FACTBOX-Israel’s options on Gaza

Israel killed 33 Palestinians on Saturday in one of its deepest and deadliest incursions into the Gaza Strip since pulling out in 2005, stoking fears of a broader conflict that could derail renewed U.S.-backed peace talks.Here are some of the choices Israeli leaders face:



— The best-equipped army in the Middle East, with total control of the air, could overwhelm Hamas guerrillas and their allies, who may number around 35,000.

— It might quiet critics who demand action after a rocket killed an Israeli near the border town of Sderot on Wednesday and longer-range Katyushas hit the bigger city of Ashkelon.


— Despite a massive superiority in firepower, taking and holding the urban jungle of Gaza’s Palestinian refugee camps would certainly cost Israeli lives, even if lessons have been learned from the 2006 Lebanon war against Hezbollah, when 114 Israeli troops were killed in a month of fighting. Hamas might also kill Israeli soldier Gilad Shalit, whom it captured in 2006.

– However angry Israelis are at rockets fired from Gaza, these have killed three only Israelis in the past year. The outcry over the Lebanon war has made Prime Minister Ehud Olmert and his team wary of public reaction to Israeli casualties.

— Heavy fighting would cause casualties among Gaza’s 1.5 million civilians, half of whom are children. In Lebanon, 900 civilians died compared to 300 Hezbollah fighters. Israel risks condemnation abroad, and possibly sanctions.

— Though Palestinian President Mahmoud Abbas shuns Hamas, a bloodbath in Gaza would put Abbas under huge domestic pressure to break off new, U.S.-sponsored peace negotiations.

— Retaking Gaza would leave the problem of whether Israel would resume the occupation it ended in 2005 after 38 years. It has vowed not to. But withdrawing after an invasion might see more hostilities from even more embittered Gazans. There has been talk of foreign peacekeepers, as in Lebanon — but few nations have much appetite for taking on Gaza’s problems.



— Some Israeli officials speak of a swift move into parts of the 45 km (30-mile) long strip of coast, notably into the relatively thinly populated “Philadelphi Corridor” in the south that would cut Hamas off from supply tunnels from Egypt and into northern areas from which rockets are hitting Israel.

— Such a move, officials say, could be accompanied by air strikes and commando operations to kill the Hamas leadership and let Abbas’s Fatah loyalists take control of the enclave.

— Domestic politics may play a part. Some believe Defense Minister Ehud Barak, a former prime minister and senior general newly returned to politics as leader of Olmert’s main coalition ally Labor, could use a successful strike against Hamas to enhance his standing before a possible early election.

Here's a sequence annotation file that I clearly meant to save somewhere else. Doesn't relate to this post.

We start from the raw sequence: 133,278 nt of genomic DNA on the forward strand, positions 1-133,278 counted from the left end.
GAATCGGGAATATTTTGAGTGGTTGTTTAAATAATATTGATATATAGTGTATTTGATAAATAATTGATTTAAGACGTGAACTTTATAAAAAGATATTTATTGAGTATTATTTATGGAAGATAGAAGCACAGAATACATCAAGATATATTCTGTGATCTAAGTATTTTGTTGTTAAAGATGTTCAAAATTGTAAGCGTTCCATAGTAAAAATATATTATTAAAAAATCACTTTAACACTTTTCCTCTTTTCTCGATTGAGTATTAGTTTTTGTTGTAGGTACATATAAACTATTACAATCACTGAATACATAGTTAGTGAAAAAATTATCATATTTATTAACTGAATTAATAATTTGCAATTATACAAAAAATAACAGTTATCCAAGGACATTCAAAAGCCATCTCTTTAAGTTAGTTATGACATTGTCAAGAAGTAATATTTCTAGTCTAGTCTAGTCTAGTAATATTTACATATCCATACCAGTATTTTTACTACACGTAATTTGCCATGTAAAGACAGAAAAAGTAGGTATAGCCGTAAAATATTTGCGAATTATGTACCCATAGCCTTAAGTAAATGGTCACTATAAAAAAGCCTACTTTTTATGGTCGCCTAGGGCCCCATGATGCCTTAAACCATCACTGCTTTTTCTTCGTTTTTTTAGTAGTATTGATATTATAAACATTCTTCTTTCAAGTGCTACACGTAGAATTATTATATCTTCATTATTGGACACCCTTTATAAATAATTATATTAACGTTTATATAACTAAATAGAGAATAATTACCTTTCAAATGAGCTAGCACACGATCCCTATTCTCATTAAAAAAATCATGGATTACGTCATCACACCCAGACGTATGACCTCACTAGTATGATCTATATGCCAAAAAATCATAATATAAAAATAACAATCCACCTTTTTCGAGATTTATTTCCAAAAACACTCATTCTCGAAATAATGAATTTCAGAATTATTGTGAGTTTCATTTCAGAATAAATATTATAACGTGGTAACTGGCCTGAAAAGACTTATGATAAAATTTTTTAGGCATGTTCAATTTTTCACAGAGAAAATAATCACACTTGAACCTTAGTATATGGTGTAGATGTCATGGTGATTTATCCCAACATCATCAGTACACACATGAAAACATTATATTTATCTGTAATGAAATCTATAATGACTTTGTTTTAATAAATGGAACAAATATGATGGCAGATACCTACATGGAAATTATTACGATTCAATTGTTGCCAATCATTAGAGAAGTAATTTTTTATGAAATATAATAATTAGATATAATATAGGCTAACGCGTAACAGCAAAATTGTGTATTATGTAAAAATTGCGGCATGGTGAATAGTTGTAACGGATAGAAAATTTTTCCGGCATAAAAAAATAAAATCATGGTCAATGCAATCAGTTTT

— Even a limited operation risks casualties, both Israeli and civilian Palestinian, and their consequences.

— It is unclear how hard it may be to dislodge Hamas even without senior leaders, and the rocket fire might continue.

— Although Fatah has hundreds of thousands of supporters in Gaza, Hamas routed its forces in June. Hamas has pushed hard a message that Abbas is collaborating with Israel. And Hamas’s 2006 election win confirmed its popularity in Gaza.



— Israeli judges, not always helpful to the military, have ruled it lawful to cut energy and other supplies to Gaza. Israel has shown it can seal off Gaza quite easily.

— By pushing Gazans to make a connection between hardship and Hamas rule at a time when aid money is flowing into the Fatah-run West Bank, Israel, its Western allies — and Abbas — hope Palestinians in Gaza will turn against the Islamists.

— A poll this week showed most Israelis favor dialogue.


— Sanctions so far have had little obvious effect on Hamas. And while both sides say they are open to dialogue, they begin poles apart. Hamas refuses to recognize Israel and wants it to halt all military activity in the West Bank or Gaza and end the blockade before it would talk. Israel and its Western allies say Hamas must accept Israel’s right to exist and end all violence.

— Sanctions have drawn international condemnation and accusations Israel is breaking the Geneva Conventions because it is still effectively the occupying power. Hamas scored points with many when it forced open Gaza’s Egypt border last month.

— The embargo has hit Israeli businesses which long sold into Gaza and bought Gaza’s fruit, flowers and other goods.

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